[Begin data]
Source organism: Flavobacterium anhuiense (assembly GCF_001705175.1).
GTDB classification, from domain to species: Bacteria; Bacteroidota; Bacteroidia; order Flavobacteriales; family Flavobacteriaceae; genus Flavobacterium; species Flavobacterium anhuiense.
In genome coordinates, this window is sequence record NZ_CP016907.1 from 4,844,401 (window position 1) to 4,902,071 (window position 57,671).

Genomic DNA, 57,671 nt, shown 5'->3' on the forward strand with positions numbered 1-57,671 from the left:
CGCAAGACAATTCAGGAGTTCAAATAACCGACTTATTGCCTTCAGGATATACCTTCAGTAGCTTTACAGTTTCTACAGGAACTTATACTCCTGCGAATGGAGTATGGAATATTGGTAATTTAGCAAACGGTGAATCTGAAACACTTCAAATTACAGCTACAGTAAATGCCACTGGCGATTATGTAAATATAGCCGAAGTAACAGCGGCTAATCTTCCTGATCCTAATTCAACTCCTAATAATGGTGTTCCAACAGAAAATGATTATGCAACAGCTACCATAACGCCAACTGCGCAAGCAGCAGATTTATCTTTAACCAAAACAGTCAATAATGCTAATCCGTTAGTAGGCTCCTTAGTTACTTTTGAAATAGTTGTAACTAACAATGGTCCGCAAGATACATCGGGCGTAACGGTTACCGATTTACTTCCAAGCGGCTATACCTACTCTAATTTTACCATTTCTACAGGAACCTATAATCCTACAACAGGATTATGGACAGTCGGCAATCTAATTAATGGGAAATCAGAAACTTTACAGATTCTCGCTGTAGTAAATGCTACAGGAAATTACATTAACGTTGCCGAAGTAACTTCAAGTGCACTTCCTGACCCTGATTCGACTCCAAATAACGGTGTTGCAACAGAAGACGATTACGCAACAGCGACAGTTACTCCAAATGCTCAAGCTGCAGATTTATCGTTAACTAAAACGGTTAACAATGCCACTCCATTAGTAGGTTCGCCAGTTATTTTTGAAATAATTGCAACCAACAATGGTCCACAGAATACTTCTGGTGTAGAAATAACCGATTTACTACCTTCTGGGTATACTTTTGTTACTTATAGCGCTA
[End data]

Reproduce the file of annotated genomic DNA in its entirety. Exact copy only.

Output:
Source organism: Flavobacterium anhuiense (assembly GCF_001705175.1).
GTDB classification, from domain to species: Bacteria; Bacteroidota; Bacteroidia; order Flavobacteriales; family Flavobacteriaceae; genus Flavobacterium; species Flavobacterium anhuiense.
In genome coordinates, this window is sequence record NZ_CP016907.1 from 4,844,401 (window position 1) to 4,902,071 (window position 57,671).

Genomic DNA, 57,671 nt, shown 5'->3' on the forward strand with positions numbered 1-57,671 from the left:
CGCAAGACAATTCAGGAGTTCAAATAACCGACTTATTGCCTTCAGGATATACCTTCAGTAGCTTTACAGTTTCTACAGGAACTTATACTCCTGCGAATGGAGTATGGAATATTGGTAATTTAGCAAACGGTGAATCTGAAACACTTCAAATTACAGCTACAGTAAATGCCACTGGCGATTATGTAAATATAGCCGAAGTAACAGCGGCTAATCTTCCTGATCCTAATTCAACTCCTAATAATGGTGTTCCAACAGAAAATGATTATGCAACAGCTACCATAACGCCAACTGCGCAAGCAGCAGATTTATCTTTAACCAAAACAGTCAATAATGCTAATCCGTTAGTAGGCTCCTTAGTTACTTTTGAAATAGTTGTAACTAACAATGGTCCGCAAGATACATCGGGCGTAACGGTTACCGATTTACTTCCAAGCGGCTATACCTACTCTAATTTTACCATTTCTACAGGAACCTATAATCCTACAACAGGATTATGGACAGTCGGCAATCTAATTAATGGGAAATCAGAAACTTTACAGATTCTCGCTGTAGTAAATGCTACAGGAAATTACATTAACGTTGCCGAAGTAACTTCAAGTGCACTTCCTGACCCTGATTCGACTCCAAATAACGGTGTTGCAACAGAAGACGATTACGCAACAGCGACAGTTACTCCAAATGCTCAAGCTGCAGATTTATCGTTAACTAAAACGGTTAACAATGCCACTCCATTAGTAGGTTCGCCAGTTATTTTTGAAATAATTGCAACCAACAATGGTCCACAGAATACTTCTGGTGTAGAAATAACCGATTTACTACCTTCTGGGTATACTTTTGTTACTTATAGCGCTA